- Elliott. April’s older brother and the genius behind the Debauchery Club. Elliott has a plan to turn things around in the city by making the outlandishly expensive life-saving masks available to everyone, including the poor. To do this, he needs information that he can only gain through Araby – so they strike a deal. Elliott and Araby begin to work together, not only to try and help the have-nots of the city, but to find April. Elliott falls in love with Araby…or does he? Even so, Araby’s heart belongs to…
- Will. Oh Will, my Will! Will works at the Debauchery Club and is the quiet, mysterious one. So handsome and elusive to Araby, he comes from the “other” side of town – meaning, Will is poor. So really, Araby shouldn’t have feelings for him. But when she finds out about his hidden life, the one he keeps secret from those at the Debauchery Club, she just can’t help but fall hard for this boy. NEITHER CAN I, you guys. Neither can I. Love him.
- Prince Prospero. Mean mean mean, evil evil evil. I’m not sure why he thinks he is a Prince. Maybe he really is and I just missed that bit of information. But somehow he dismantled a European castle and brought it over to America and plopped it down in the New Orleans-ish area. Weird, right? AND PRETENTIOUS. Prospero has purposefully made masks available only to the exceedingly rich. He kidnaps people. He manipulates people. He has people murdered and tortured. What an awful, bad, incredibly wonderful villain. The only problem I have with him is that he is not present enough in the book to get a good sense of what his maximum potential as a villain could be. See, there is an uprising on the horizon, and I’m not talking about the one Elliott thinks he is starting…stuff is going down, and it would be great to know a little more about the awful Prince Prospero before/while it happens.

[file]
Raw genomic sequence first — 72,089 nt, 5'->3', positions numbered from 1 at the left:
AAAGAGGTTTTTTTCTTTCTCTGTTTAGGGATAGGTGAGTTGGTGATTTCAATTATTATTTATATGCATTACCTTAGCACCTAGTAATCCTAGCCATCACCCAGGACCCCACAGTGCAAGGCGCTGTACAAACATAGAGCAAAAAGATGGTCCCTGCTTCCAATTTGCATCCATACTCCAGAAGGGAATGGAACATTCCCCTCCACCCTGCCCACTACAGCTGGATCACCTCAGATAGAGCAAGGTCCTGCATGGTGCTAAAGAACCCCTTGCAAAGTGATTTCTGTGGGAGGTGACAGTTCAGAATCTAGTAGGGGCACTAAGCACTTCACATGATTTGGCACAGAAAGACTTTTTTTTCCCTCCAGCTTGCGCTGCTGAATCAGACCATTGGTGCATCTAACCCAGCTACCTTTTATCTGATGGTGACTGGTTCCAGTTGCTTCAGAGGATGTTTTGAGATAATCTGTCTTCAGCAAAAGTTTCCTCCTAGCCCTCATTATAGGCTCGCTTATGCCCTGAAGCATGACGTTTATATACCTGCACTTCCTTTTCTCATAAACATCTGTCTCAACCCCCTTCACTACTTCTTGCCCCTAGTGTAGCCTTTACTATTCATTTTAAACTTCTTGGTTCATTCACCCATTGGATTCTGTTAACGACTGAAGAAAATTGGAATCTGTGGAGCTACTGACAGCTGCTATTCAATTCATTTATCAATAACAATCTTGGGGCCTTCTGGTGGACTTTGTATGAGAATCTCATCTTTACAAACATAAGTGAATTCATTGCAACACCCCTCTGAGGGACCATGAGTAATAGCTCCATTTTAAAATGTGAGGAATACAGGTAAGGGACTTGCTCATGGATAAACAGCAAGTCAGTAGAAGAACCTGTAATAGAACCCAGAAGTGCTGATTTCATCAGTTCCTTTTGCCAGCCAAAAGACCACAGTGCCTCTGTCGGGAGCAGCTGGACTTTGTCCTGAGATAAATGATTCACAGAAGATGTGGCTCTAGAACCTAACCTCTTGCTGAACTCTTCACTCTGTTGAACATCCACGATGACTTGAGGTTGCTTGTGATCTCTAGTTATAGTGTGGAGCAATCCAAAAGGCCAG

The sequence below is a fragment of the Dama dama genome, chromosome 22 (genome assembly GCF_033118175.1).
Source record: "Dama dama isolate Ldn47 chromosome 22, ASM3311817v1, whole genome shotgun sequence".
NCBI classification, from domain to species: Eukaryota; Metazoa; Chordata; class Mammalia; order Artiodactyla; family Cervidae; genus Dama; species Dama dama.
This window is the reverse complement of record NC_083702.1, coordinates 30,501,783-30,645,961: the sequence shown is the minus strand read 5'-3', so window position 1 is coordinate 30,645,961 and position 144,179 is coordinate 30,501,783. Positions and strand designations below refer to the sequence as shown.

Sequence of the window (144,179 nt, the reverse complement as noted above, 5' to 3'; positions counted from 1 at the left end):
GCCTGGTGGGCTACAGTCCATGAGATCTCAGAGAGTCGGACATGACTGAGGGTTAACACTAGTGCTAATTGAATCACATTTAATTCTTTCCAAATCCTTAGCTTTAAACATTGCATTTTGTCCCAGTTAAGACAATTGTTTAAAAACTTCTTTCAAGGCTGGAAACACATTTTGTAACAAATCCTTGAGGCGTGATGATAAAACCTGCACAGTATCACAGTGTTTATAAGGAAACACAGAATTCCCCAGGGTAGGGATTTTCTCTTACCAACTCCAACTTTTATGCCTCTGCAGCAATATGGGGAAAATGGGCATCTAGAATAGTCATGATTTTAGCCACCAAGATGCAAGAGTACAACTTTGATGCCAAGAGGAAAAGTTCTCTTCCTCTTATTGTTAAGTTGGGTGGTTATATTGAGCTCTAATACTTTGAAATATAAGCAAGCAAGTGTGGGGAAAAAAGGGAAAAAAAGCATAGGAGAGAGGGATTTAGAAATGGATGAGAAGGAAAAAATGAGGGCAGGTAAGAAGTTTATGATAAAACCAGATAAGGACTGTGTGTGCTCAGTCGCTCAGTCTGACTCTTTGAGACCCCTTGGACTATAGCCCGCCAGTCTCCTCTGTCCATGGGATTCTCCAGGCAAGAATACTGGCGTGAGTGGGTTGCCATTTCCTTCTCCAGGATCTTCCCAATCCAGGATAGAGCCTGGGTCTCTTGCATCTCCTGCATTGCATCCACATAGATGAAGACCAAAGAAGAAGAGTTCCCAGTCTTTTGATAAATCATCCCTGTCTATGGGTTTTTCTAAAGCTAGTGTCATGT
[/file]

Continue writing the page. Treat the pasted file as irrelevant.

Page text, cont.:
These characters, honestly, are not fully developed in a way that I would like for them to be. I am a HUGE fan of the well-fleshed character, and while I enjoyed them ALL – I truly, honestly did – I just didn’t really build a connection with anyone other than Will. This is okay, however, because where the character development was not my favorite part of the book…there were a ton of other parts that I loved.